History of Frying Pan Shoals Light Station
The shallow waters of the Frying Pan Shoals – Graveyard of the Atlantic – made ship navigation treacherous for large vessels. So, in 1854 a U.S. Coastguard lightship was stationed at the end of the shoals. For 110 years, minus a few years during The War Between the States and WWII, crews manned the lightship 24/7/365 throughout all sorts of weather conditions.
In the early 1960’s, the plan to erect a permanent steel structure with a lantern house to replace the lightship began. The structure was a modified Texas drilling platform, called a “Texas Tower” that was designed to provide housing and support for the crewmen while warning ships of the shallow waters. Construction of the tower was completed November 24, 1964.
The Frying Pan Shoals Light Station was automated in 1979. Repair and maintenance crews were stationed at USCG Station Oak Island to provide emergency and routine maintenance.
The advent of Global Positioning Systems (GPS) and radar systems rendered the light tower obsolete, so the Coast Guard for all practical purposes abandoned the station in 2004 and officially retired the light station.
Frying Pan Shoals is designated a protected reef area, so the original idea of destroying the structure, relocating it, or recovering it for scrap was discarded. In 2010, the government placed the Frying Pan Tower up for auction, with the winning bid going to Richard Neal of Charlotte, NC.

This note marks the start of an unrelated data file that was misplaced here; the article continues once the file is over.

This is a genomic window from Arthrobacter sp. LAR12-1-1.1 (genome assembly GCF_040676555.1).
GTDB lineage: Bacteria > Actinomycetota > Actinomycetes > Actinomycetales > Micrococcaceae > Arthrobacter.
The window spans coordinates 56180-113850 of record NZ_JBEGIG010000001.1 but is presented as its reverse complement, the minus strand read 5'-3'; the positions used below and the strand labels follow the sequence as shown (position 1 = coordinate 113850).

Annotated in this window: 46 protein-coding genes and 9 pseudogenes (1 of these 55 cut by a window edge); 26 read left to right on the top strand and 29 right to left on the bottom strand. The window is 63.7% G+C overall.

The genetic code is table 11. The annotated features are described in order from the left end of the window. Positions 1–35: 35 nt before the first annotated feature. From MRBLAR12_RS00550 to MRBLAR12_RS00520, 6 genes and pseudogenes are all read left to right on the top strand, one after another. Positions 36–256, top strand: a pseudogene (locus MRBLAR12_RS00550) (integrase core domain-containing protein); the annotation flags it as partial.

Richard had the desire to preserve the tower. To generate a sustainable funding source, he converted it to a Bed & Breakfast adventure destination to cover the costs of updating, maintenance and minor repairs.
In an effort to fully restore Frying Pan Tower, some major changes needed to happen, so Richard ceased immediate operation of the Bed & Breakfast and began exploring fractional investment opportunities with others who share his same vision.
Today, Frying Pan Tower is a labor of love for those who share the same lofty goals for restoring the tower for the purposes of providing safety to mariners in the Atlantic ocean, environmental research and education studies, and shelter to a natural ecosystem for marine wildlife.
All restoration projects are volunteer-driven and coordinated by Richard, who divested his ownership interests in the tower in 2019 to focus on managing the Frying Pan Tower Restoration Project through FPTower Inc., a federal and state (NC) registered non-profit organization.